We’ve all been there — those times when we’ve stated categorically, “I quit smoking weed”, only to find ourselves right back in it. The pull back factors are usually the withdrawal symptoms – the depression, the insomnia, the cravings, and all the other associated problems.
When I quit smoking weed for the last time, a friend suggested I add herbal therapy to my efforts. He knew some people who’d coped with their withdrawal symptoms with herbs, and they’d been clean for over a year. I was skeptical at first, especially when I learned that herbal therapy isn’t regulated to the same levels as conventional medicine.
However, when the insomnia and cravings became unbearable, I was more than ready to try some of these herbs, but under the supervision of my doctor. And to my surprise, they actually helped my overall recovery strategy which included nutrition, exercise and relaxation. That’s how to quit smoking weed in a holistic way. For more see our complete guide.
Here are 7 herbs you could try if you’re having problems staying clean
When I quit smoking weed, I found this herb to be of tremendous help with anxiety and insomnia. And it may be just what you need if you start each day feeling jittery, shaky and filled with dread. When taken an hour before bed, it increasingly improves the quality and duration of your sleep and helps calm your mind for the day ahead. Rare side effects include head and stomach pain. But more serious side effects could occur if you mix Valerian with prescription drugs or take it for prolonged periods. In the latter case, you could find yourself being taken backwards to your insomnia or to that hung over feeling you used to get after too much weed. To avoid all this, use Valerian for just a month. You can’t go backwards. It’s not how to quit smoking weed.
If you’re plagued by nausea during recovery from weed use, I suggest you use Dandelion. Nausea affects your ability to eat properly and to absorb the necessary nutrients for good health. Dandelion restores normality to your digestive tract. It allows the bile to flow freely, nutrients to be absorbed and digestion to improve. Dandelion may be consumed as a tea, or it may be chopped up and used as garnish in cooking. It should, however, not be used with prescribed medications. Side effects include inflamed gallbladder and blocked intestines but when used correctly and under professional supervision, it’s a great step in your journey of how to quit smoking weed.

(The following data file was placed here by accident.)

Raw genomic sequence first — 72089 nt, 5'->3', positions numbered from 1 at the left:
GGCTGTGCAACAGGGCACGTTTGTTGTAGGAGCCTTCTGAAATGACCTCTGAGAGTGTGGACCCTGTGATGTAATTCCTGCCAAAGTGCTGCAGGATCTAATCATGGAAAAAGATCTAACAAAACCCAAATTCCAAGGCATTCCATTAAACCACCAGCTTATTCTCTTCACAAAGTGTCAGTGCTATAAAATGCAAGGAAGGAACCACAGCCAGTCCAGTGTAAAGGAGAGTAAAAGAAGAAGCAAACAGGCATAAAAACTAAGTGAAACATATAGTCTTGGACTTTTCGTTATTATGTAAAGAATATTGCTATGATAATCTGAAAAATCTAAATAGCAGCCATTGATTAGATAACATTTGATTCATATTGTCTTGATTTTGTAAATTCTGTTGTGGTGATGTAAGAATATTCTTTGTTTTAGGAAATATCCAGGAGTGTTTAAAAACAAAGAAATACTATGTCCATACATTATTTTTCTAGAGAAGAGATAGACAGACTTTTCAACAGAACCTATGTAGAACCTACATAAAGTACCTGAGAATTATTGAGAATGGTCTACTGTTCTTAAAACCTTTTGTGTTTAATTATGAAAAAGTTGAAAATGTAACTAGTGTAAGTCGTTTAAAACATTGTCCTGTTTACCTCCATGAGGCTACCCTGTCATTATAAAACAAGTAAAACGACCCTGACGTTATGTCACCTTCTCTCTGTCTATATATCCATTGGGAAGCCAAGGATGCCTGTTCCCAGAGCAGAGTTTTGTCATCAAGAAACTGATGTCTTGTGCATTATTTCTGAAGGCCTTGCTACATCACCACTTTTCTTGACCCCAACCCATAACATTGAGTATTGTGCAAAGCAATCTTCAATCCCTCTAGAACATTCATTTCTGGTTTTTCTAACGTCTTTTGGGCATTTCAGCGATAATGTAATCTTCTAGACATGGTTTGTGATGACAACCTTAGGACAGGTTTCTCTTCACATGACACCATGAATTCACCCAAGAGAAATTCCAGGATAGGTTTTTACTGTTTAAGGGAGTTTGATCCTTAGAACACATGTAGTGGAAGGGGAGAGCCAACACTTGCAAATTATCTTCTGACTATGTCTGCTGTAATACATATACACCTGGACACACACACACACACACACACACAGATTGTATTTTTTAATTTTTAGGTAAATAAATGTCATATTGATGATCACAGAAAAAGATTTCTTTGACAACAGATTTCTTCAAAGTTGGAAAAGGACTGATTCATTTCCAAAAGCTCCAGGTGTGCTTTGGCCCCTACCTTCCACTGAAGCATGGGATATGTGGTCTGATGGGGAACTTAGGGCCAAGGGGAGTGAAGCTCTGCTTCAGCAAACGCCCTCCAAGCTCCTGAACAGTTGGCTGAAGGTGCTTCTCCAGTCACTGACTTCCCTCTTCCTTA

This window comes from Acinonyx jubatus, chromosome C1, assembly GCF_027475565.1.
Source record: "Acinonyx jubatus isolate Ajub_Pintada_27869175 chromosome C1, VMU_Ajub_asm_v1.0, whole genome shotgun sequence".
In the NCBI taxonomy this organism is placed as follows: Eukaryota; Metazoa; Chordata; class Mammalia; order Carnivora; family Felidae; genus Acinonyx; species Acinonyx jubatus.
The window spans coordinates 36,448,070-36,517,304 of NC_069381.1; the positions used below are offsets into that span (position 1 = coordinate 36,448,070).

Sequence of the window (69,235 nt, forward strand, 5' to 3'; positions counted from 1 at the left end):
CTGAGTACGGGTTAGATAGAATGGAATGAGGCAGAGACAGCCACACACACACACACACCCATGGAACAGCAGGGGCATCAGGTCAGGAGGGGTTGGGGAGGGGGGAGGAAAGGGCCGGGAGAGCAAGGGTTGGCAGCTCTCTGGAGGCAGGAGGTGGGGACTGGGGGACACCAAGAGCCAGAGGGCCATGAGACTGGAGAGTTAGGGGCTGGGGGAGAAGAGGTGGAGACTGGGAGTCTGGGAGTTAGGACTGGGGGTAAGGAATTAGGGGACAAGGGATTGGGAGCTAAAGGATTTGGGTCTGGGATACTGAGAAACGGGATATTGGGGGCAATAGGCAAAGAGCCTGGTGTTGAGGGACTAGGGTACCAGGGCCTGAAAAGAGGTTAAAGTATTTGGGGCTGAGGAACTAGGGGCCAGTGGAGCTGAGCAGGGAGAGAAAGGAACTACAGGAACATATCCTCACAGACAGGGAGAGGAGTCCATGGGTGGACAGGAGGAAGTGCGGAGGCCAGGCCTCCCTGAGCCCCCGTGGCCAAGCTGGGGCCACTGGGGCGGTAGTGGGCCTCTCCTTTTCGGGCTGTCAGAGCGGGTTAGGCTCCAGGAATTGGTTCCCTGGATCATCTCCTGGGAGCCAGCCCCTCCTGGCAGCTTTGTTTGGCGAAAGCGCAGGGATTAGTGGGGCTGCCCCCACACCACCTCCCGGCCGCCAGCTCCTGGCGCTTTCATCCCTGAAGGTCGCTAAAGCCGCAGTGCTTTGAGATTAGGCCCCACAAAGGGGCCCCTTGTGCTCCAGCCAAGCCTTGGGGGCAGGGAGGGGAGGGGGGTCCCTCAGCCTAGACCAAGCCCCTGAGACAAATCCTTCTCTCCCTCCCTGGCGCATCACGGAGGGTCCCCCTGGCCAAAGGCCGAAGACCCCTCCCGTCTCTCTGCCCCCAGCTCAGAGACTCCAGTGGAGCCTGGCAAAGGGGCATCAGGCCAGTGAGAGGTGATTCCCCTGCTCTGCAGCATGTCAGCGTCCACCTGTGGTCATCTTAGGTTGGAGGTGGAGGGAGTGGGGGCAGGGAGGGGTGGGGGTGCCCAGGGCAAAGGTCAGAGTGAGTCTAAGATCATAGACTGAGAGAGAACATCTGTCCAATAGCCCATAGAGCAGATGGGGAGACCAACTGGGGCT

I know people who’ve successfully used this herb for nervous conditions such as anxiety and depression, as well as for headaches and insomnia. It balances the hormones, and ultimately promotes the discharge of endorphins which improve your mood when you’re feeling on edge. For the first three days of acute withdrawal it may be taken every two hours. But be careful not to overdose or you’ll find yourself feeling dizzy and nauseous, and don’t combine it with medications unless you’ve spoken to your doctor.
Chamomile also provides relief for nervous conditions especially those associated with diarrhea, cramp, and other stomach disorders. It regulates the normal functions of the stomach, bowels, and intestines, thereby aiding digestion. When taken before bed in tea form, it helps you sleep better and for longer so you are calmer the next day. It’s also available in liquid form or as capsules. You could do serious damage to your health if you use it with prescribed blood thinners.
I found Ginkgo to be great for addressing my foggy memory, depleted energy and poor circulation once I quit smoking weed. Some clinical studies have shown it to balance hormones and enhance the mood even in adolescents. Other studies suggest that Ginkgo promotes memory retention, enhances concentration, and stimulates creative thinking. It’s also been associated with lessening nervous disorders. It should, however, not be taken by pregnant or menstruating women or those whose blood is unable to clot. Again, it should only be used under a doctor’s supervision.
The hardest part of learning how to stop smoking weed is dealing with your cravings. But Ginseng makes it easier for you. Simply add a spoonful to your morning drink or porridge, and your cravings are taken care of the rest of the day. Ginseng also restores the balance, energy and focus that were depleted by your weed use. Your appetite improves too, along with your diet, sleep, digestion and general wellbeing. However, be careful not to take Ginseng with prescribed drugs as it may interact badly with them. Side effects may include insomnia and anxiety. Prolonged use at high dosage may also lead to serious side effects. To avoid this, try taking a break every three months.
It’s an amino acid found in black and green tea. It has the remarkable ability to eliminate the anxiety and panic attacks that characterize withdrawal. It’s also said to reduce the foggy brain syndrome by as much as 30 percent. People have been known to take about 200 mg of the stuff every 4 hours. Friends say after only a few days you’ll be brimming with energy again and ready to take up hobbies you threw aside during your preoccupation with weed. But don’t overdo this herb as resistance could build up.
Research is increasingly leaning towards herbal therapy, although not all studies have been conclusive. But while this offers an alternative method on how to stop smoking weed, it’s important that you to find the herb type that works for you and try to follow all instructions. For more see our complete guide.